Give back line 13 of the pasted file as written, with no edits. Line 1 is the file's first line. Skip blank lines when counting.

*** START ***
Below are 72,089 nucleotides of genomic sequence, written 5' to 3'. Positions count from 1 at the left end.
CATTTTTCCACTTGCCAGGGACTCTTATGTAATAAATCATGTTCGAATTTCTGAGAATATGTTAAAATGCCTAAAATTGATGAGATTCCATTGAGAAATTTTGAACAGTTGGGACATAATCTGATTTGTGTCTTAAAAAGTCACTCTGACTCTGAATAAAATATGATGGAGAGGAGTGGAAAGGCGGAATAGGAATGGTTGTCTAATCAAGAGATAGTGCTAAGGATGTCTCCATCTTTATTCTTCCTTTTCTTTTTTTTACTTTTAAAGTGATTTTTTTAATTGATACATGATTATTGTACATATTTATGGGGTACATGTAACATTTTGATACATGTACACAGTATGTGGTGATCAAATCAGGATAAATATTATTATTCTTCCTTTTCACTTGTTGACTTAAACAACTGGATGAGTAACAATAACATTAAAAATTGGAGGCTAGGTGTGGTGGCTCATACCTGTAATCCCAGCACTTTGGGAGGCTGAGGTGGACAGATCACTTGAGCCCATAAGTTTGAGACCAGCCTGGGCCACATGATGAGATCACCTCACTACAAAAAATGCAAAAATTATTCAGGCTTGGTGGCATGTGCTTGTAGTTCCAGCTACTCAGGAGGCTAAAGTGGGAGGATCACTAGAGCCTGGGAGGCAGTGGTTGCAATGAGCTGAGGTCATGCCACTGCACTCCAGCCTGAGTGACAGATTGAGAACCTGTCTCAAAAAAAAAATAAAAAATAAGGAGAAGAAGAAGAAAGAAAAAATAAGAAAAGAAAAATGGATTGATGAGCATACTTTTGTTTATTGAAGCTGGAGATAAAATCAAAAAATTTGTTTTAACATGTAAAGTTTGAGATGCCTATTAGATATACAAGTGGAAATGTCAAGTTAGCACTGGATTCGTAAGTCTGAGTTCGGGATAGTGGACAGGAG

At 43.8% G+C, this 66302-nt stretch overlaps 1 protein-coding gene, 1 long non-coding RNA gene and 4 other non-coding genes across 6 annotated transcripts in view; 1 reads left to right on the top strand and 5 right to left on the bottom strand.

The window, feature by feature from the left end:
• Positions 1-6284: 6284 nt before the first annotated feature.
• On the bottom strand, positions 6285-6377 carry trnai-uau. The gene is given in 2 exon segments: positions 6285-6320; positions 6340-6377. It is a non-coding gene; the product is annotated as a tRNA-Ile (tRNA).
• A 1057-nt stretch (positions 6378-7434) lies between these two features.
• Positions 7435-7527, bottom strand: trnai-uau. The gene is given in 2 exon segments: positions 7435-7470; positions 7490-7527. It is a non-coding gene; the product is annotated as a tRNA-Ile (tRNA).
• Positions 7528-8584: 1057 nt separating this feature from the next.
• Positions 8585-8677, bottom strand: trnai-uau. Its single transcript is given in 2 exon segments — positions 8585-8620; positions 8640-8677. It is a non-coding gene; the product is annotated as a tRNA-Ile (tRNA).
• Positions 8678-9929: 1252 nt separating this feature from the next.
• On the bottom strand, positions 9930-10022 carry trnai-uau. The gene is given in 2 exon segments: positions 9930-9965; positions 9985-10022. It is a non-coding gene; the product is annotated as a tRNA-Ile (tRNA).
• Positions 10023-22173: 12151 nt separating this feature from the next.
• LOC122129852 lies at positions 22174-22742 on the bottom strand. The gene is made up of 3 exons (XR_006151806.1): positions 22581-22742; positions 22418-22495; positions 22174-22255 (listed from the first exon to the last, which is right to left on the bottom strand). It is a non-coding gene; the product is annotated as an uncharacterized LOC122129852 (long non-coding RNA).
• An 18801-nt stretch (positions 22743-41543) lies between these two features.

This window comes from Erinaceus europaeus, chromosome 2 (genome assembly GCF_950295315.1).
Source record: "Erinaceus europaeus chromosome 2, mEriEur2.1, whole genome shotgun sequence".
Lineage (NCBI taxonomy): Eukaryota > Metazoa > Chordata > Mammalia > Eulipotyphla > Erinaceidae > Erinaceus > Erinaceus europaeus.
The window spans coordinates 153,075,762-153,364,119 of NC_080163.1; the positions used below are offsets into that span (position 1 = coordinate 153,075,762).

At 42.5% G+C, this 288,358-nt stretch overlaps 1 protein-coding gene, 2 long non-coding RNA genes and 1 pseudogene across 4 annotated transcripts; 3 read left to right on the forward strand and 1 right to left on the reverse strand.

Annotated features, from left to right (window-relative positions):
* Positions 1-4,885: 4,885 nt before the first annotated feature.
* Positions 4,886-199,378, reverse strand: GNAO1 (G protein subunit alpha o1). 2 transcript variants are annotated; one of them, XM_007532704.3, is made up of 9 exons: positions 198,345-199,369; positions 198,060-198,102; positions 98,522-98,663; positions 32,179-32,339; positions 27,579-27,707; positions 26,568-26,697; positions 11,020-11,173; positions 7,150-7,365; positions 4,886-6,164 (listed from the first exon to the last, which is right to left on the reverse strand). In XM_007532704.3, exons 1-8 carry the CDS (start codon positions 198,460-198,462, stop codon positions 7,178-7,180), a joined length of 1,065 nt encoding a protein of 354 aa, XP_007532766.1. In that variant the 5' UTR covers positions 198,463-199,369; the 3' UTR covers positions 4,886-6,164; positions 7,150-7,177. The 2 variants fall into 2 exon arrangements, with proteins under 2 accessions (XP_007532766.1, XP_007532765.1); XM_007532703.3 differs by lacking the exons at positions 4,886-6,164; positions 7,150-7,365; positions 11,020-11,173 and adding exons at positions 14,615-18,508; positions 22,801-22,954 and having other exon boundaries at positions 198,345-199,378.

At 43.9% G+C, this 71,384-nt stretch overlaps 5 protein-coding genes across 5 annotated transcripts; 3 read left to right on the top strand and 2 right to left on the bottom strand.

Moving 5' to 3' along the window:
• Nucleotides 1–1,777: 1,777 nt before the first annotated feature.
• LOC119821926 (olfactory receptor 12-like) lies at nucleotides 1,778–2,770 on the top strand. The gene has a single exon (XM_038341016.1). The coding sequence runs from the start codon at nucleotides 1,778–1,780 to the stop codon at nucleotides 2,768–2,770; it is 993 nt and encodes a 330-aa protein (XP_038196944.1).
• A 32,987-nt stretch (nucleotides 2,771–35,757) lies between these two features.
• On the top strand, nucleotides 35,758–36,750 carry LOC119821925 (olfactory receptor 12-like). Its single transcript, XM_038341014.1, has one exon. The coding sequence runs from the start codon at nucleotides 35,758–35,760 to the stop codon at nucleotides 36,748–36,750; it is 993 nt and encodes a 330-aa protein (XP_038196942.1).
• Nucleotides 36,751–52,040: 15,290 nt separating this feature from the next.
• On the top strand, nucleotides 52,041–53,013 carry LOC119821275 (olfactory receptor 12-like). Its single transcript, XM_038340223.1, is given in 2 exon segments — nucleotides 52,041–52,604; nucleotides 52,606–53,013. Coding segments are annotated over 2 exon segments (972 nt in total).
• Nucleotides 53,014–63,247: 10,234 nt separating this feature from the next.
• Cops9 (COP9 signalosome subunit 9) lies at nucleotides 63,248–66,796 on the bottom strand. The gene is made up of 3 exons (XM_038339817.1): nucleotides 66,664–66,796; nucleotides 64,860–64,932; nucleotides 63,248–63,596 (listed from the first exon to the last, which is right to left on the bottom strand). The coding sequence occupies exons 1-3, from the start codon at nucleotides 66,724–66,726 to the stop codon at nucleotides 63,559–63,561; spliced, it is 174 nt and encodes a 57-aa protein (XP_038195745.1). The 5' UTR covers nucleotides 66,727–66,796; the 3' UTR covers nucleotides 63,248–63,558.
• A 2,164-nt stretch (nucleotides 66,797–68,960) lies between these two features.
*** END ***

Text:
• Positions 10023-22173: 12151 nt separating this feature from the next.